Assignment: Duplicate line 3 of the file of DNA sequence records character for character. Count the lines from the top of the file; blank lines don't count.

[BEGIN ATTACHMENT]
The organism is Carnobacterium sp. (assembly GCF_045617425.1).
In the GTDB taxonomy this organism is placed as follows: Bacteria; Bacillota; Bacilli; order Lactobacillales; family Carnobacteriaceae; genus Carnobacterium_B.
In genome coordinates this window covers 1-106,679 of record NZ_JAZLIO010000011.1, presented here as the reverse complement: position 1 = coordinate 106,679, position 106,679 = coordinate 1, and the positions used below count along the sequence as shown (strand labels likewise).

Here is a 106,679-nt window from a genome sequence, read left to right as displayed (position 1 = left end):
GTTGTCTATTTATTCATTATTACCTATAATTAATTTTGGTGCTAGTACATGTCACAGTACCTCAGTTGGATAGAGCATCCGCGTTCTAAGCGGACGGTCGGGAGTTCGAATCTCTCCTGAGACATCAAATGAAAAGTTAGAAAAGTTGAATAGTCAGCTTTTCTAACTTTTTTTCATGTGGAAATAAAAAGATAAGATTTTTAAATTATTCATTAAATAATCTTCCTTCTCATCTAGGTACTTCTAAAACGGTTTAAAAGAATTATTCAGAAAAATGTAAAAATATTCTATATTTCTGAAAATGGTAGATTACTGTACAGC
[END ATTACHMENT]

In genome coordinates this window covers 1-106,679 of record NZ_JAZLIO010000011.1, presented here as the reverse complement: position 1 = coordinate 106,679, position 106,679 = coordinate 1, and the positions used below count along the sequence as shown (strand labels likewise).